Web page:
Tuesday, November 29, 2005

Spiral Jetty up close

If you look from a distance,
From Rozel Point, the Jetty is just a doodle on the landscape. It is art as ornament, Smithson-made bling-bling for Mother Nature.
(- Tyler Green)

But if you come up close,

You also begin to see that the entropy at work here at Spiral Jetty is not all natural. There is evidence all around that people are using the site in ways that will lead to its disintegration over time. People (probably men based on the expressionistic traces left) have pissed all over the work--on the sides of the boulders, on the top of the jetty, and (most prominently) right at the tip of the spiral--staining the white salt yellow. There are several piles of shit on the jetty and on the hard salt surface around the piece. At the tip of the jetty someone has left what was probably once a small sculpture made of modeling clay. It's now disintegrated into a puddle of red, blue, yellow, and green mush that looks like a melting scoop of Superman ice cream. There are cigarette butts on the jetty and empty cans at its base.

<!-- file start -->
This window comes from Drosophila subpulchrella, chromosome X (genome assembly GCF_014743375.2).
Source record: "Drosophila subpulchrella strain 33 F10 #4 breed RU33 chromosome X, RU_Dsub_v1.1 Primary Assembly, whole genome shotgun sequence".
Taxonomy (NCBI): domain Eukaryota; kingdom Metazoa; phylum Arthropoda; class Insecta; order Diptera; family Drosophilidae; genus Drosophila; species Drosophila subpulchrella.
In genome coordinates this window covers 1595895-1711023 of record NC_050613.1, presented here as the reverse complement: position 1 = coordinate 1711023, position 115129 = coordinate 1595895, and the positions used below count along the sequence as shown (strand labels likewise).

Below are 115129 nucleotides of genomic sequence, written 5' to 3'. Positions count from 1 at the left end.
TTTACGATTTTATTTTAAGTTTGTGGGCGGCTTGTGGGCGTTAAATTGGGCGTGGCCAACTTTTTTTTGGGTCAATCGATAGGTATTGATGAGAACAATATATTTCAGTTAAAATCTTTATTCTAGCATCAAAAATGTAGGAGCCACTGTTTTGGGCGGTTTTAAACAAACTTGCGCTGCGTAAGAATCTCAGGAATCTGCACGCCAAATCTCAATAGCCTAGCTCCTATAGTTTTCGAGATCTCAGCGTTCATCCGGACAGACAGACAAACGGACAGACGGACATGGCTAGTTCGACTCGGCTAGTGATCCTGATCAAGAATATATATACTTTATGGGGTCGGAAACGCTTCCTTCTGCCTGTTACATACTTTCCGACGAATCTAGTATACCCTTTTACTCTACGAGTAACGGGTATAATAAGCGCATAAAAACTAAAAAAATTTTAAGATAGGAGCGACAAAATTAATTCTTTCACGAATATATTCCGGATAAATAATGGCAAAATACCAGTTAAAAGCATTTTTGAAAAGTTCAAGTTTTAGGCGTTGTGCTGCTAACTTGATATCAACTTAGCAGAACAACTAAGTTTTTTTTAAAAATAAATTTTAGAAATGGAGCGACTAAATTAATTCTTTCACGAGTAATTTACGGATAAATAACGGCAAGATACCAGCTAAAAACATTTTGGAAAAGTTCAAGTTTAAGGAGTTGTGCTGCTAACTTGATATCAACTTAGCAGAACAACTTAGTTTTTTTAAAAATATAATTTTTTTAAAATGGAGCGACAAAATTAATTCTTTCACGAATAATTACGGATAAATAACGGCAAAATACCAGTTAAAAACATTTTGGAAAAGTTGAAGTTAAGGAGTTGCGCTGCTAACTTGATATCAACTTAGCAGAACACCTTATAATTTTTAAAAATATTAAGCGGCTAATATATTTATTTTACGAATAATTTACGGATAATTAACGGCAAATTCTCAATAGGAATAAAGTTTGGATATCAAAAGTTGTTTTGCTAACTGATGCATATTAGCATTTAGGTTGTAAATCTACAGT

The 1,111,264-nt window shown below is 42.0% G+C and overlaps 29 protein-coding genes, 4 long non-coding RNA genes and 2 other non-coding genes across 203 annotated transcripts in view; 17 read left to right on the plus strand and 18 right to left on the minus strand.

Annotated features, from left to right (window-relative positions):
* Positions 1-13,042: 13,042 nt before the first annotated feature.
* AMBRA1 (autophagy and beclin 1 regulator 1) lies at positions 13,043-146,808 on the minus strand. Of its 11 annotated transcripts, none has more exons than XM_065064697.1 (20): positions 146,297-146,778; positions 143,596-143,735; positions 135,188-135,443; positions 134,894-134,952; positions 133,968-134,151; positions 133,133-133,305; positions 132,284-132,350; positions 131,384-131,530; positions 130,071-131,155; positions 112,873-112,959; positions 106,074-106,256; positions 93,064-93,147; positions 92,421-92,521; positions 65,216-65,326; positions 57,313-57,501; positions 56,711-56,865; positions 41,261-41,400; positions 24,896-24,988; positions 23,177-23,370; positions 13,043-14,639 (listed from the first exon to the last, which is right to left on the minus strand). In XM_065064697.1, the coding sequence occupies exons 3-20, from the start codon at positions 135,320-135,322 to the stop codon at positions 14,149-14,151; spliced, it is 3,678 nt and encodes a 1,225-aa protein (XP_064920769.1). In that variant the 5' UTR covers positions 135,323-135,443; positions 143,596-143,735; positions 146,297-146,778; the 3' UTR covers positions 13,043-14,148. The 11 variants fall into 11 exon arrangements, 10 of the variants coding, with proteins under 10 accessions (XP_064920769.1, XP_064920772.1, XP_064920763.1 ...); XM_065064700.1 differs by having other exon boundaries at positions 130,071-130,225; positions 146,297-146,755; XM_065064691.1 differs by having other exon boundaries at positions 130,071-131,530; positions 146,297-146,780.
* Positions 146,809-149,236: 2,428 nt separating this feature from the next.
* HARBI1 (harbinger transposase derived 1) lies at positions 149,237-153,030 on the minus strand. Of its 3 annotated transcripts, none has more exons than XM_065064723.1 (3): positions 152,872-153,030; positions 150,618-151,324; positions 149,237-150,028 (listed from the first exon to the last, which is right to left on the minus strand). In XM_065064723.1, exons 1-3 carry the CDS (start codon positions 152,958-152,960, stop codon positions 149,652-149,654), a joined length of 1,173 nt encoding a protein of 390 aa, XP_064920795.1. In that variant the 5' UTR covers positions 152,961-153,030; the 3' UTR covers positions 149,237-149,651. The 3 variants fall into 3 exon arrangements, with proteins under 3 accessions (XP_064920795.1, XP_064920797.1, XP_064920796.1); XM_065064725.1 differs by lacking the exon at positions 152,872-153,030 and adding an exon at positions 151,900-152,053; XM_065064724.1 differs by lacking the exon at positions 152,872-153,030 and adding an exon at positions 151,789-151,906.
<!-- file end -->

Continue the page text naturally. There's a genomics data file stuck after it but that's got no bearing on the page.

(- Todd Gibson)
Couldn't we consider this part of the artwork? Here is a comment by the photographer who took the above picture, Chas Bowie.
...when I was there making the afore-linked photo, previous visitors had piled a collection of rocks taken from various points on the jetty and piled them at the tip of the line, creating a sort of nipple at the end, which stacked to about a foot higher than the rest of the jetty. I couldn't imagine caring enough about the Jetty to drive all the way there, only to add your own stupid little touch at the end. It reminded me of the old Steve Martin bit in which he travels to France, and describes basking in the awe of a glorious cathedral, drinking in the stained glass windows and architecture—only to pull at a can of spray paint to leave a dopey tag behind. Needless to say, I dismantled the distracting little pile (those rocks are indeed heavy).

I'm not sure it's that simple. The very way the work was made, its placing, context, character, all incite a dialogue. We are out of the museum here, and out of the socially binding cultural context of "art". And that was one of the points Smithson seemed to be making - introducing human intervention into a domain where normally it wouldn't be considered appropriate, at least not as an artistic act. One could say: leave the beautiful Salt Lake alone. It doesn't need your silly, megalomaniacal twister.

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